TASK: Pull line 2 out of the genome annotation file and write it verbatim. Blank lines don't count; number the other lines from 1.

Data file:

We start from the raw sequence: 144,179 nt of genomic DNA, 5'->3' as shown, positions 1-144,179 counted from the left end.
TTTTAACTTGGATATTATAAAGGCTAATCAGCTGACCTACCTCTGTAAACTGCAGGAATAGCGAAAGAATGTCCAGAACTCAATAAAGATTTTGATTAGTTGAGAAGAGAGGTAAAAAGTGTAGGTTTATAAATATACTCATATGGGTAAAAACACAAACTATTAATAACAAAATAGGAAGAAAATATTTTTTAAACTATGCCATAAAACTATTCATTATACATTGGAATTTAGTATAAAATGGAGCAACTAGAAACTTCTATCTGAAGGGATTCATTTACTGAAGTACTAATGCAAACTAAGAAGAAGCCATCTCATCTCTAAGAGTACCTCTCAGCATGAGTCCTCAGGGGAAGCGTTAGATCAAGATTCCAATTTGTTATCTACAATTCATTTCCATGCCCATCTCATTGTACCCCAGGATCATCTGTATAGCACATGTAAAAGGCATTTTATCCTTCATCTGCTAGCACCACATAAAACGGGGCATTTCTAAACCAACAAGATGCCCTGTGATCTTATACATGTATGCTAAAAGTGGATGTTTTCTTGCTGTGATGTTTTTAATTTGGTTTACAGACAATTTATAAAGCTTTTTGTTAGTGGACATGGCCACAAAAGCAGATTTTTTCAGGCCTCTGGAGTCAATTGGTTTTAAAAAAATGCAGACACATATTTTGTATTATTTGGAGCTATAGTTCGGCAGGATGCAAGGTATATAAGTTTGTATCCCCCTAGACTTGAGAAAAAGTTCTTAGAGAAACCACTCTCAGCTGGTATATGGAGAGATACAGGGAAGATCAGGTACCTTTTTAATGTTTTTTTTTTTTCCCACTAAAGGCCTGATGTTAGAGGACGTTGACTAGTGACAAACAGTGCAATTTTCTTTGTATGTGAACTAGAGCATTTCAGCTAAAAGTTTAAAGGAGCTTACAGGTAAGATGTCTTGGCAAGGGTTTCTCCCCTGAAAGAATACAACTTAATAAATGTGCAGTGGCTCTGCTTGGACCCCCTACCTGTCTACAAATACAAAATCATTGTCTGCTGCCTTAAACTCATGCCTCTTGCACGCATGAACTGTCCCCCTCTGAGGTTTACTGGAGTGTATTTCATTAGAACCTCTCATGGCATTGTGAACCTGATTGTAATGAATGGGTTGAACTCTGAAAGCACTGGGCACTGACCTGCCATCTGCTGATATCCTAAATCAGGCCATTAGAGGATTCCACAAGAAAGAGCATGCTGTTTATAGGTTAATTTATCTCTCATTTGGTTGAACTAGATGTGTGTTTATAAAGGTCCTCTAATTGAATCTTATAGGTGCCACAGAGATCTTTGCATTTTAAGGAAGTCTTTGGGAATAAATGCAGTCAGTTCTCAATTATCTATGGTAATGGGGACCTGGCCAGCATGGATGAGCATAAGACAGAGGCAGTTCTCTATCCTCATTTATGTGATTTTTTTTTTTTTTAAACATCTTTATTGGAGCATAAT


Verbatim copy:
TTTTAACTTGGATATTATAAAGGCTAATCAGCTGACCTACCTCTGTAAACTGCAGGAATAGCGAAAGAATGTCCAGAACTCAATAAAGATTTTGATTAGTTGAGAAGAGAGGTAAAAAGTGTAGGTTTATAAATATACTCATATGGGTAAAAACACAAACTATTAATAACAAAATAGGAAGAAAATATTTTTTAAACTATGCCATAAAACTATTCATTATACATTGGAATTTAGTATAAAATGGAGCAACTAGAAACTTCTATCTGAAGGGATTCATTTACTGAAGTACTAATGCAAACTAAGAAGAAGCCATCTCATCTCTAAGAGTACCTCTCAGCATGAGTCCTCAGGGGAAGCGTTAGATCAAGATTCCAATTTGTTATCTACAATTCATTTCCATGCCCATCTCATTGTACCCCAGGATCATCTGTATAGCACATGTAAAAGGCATTTTATCCTTCATCTGCTAGCACCACATAAAACGGGGCATTTCTAAACCAACAAGATGCCCTGTGATCTTATACATGTATGCTAAAAGTGGATGTTTTCTTGCTGTGATGTTTTTAATTTGGTTTACAGACAATTTATAAAGCTTTTTGTTAGTGGACATGGCCACAAAAGCAGATTTTTTCAGGCCTCTGGAGTCAATTGGTTTTAAAAAAATGCAGACACATATTTTGTATTATTTGGAGCTATAGTTCGGCAGGATGCAAGGTATATAAGTTTGTATCCCCCTAGACTTGAGAAAAAGTTCTTAGAGAAACCACTCTCAGCTGGTATATGGAGAGATACAGGGAAGATCAGGTACCTTTTTAATGTTTTTTTTTTTTCCCACTAAAGGCCTGATGTTAGAGGACGTTGACTAGTGACAAACAGTGCAATTTTCTTTGTATGTGAACTAGAGCATTTCAGCTAAAAGTTTAAAGGAGCTTACAGGTAAGATGTCTTGGCAAGGGTTTCTCCCCTGAAAGAATACAACTTAATAAATGTGCAGTGGCTCTGCTTGGACCCCCTACCTGTCTACAAATACAAAATCATTGTCTGCTGCCTTAAACTCATGCCTCTTGCACGCATGAACTGTCCCCCTCTGAGGTTTACTGGAGTGTATTTCATTAGAACCTCTCATGGCATTGTGAACCTGATTGTAATGAATGGGTTGAACTCTGAAAGCACTGGGCACTGACCTGCCATCTGCTGATATCCTAAATCAGGCCATTAGAGGATTCCACAAGAAAGAGCATGCTGTTTATAGGTTAATTTATCTCTCATTTGGTTGAACTAGATGTGTGTTTATAAAGGTCCTCTAATTGAATCTTATAGGTGCCACAGAGATCTTTGCATTTTAAGGAAGTCTTTGGGAATAAATGCAGTCAGTTCTCAATTATCTATGGTAATGGGGACCTGGCCAGCATGGATGAGCATAAGACAGAGGCAGTTCTCTATCCTCATTTATGTGATTTTTTTTTTTTTTAAACATCTTTATTGGAGCATAAT